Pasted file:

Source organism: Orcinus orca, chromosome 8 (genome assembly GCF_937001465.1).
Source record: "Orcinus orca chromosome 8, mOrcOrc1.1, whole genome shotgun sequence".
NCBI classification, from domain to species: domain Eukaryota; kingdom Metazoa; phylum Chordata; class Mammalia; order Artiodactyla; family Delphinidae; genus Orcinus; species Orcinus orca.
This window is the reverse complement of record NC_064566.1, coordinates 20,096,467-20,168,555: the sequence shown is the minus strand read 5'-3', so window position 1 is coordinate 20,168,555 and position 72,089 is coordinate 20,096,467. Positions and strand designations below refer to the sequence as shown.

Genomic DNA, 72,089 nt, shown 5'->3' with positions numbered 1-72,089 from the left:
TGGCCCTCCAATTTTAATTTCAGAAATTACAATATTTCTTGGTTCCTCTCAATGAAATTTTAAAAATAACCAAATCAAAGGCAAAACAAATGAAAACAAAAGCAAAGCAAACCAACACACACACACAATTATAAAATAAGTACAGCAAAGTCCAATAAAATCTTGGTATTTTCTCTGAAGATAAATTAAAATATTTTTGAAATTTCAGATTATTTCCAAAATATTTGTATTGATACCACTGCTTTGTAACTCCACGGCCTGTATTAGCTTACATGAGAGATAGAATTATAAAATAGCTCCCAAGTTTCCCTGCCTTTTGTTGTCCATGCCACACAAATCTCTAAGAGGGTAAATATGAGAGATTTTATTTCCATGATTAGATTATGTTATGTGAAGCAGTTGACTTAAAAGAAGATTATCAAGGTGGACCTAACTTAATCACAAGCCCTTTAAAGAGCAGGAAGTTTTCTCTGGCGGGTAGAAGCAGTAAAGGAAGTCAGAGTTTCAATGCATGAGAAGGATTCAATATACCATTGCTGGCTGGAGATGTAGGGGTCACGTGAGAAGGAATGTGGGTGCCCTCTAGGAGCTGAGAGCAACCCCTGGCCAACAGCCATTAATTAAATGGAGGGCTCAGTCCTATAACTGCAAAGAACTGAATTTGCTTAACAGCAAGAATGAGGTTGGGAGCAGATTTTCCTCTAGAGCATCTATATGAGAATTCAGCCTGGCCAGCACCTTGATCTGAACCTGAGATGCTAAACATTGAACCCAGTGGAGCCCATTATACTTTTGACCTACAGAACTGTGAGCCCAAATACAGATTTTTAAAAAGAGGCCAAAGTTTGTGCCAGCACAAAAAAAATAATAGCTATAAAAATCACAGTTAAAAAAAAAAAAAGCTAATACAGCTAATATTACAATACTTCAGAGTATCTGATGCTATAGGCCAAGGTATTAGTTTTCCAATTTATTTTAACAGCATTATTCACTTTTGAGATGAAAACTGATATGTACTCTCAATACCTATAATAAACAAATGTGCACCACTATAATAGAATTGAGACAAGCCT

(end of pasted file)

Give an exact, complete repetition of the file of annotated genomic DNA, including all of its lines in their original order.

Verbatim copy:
Source organism: Orcinus orca, chromosome 8 (genome assembly GCF_937001465.1).
Source record: "Orcinus orca chromosome 8, mOrcOrc1.1, whole genome shotgun sequence".
NCBI classification, from domain to species: domain Eukaryota; kingdom Metazoa; phylum Chordata; class Mammalia; order Artiodactyla; family Delphinidae; genus Orcinus; species Orcinus orca.
This window is the reverse complement of record NC_064566.1, coordinates 20,096,467-20,168,555: the sequence shown is the minus strand read 5'-3', so window position 1 is coordinate 20,168,555 and position 72,089 is coordinate 20,096,467. Positions and strand designations below refer to the sequence as shown.

Genomic DNA, 72,089 nt, shown 5'->3' with positions numbered 1-72,089 from the left:
TGGCCCTCCAATTTTAATTTCAGAAATTACAATATTTCTTGGTTCCTCTCAATGAAATTTTAAAAATAACCAAATCAAAGGCAAAACAAATGAAAACAAAAGCAAAGCAAACCAACACACACACACAATTATAAAATAAGTACAGCAAAGTCCAATAAAATCTTGGTATTTTCTCTGAAGATAAATTAAAATATTTTTGAAATTTCAGATTATTTCCAAAATATTTGTATTGATACCACTGCTTTGTAACTCCACGGCCTGTATTAGCTTACATGAGAGATAGAATTATAAAATAGCTCCCAAGTTTCCCTGCCTTTTGTTGTCCATGCCACACAAATCTCTAAGAGGGTAAATATGAGAGATTTTATTTCCATGATTAGATTATGTTATGTGAAGCAGTTGACTTAAAAGAAGATTATCAAGGTGGACCTAACTTAATCACAAGCCCTTTAAAGAGCAGGAAGTTTTCTCTGGCGGGTAGAAGCAGTAAAGGAAGTCAGAGTTTCAATGCATGAGAAGGATTCAATATACCATTGCTGGCTGGAGATGTAGGGGTCACGTGAGAAGGAATGTGGGTGCCCTCTAGGAGCTGAGAGCAACCCCTGGCCAACAGCCATTAATTAAATGGAGGGCTCAGTCCTATAACTGCAAAGAACTGAATTTGCTTAACAGCAAGAATGAGGTTGGGAGCAGATTTTCCTCTAGAGCATCTATATGAGAATTCAGCCTGGCCAGCACCTTGATCTGAACCTGAGATGCTAAACATTGAACCCAGTGGAGCCCATTATACTTTTGACCTACAGAACTGTGAGCCCAAATACAGATTTTTAAAAAGAGGCCAAAGTTTGTGCCAGCACAAAAAAAATAATAGCTATAAAAATCACAGTTAAAAAAAAAAAAAGCTAATACAGCTAATATTACAATACTTCAGAGTATCTGATGCTATAGGCCAAGGTATTAGTTTTCCAATTTATTTTAACAGCATTATTCACTTTTGAGATGAAAACTGATATGTACTCTCAATACCTATAATAAACAAATGTGCACCACTATAATAGAATTGAGACAAGCCT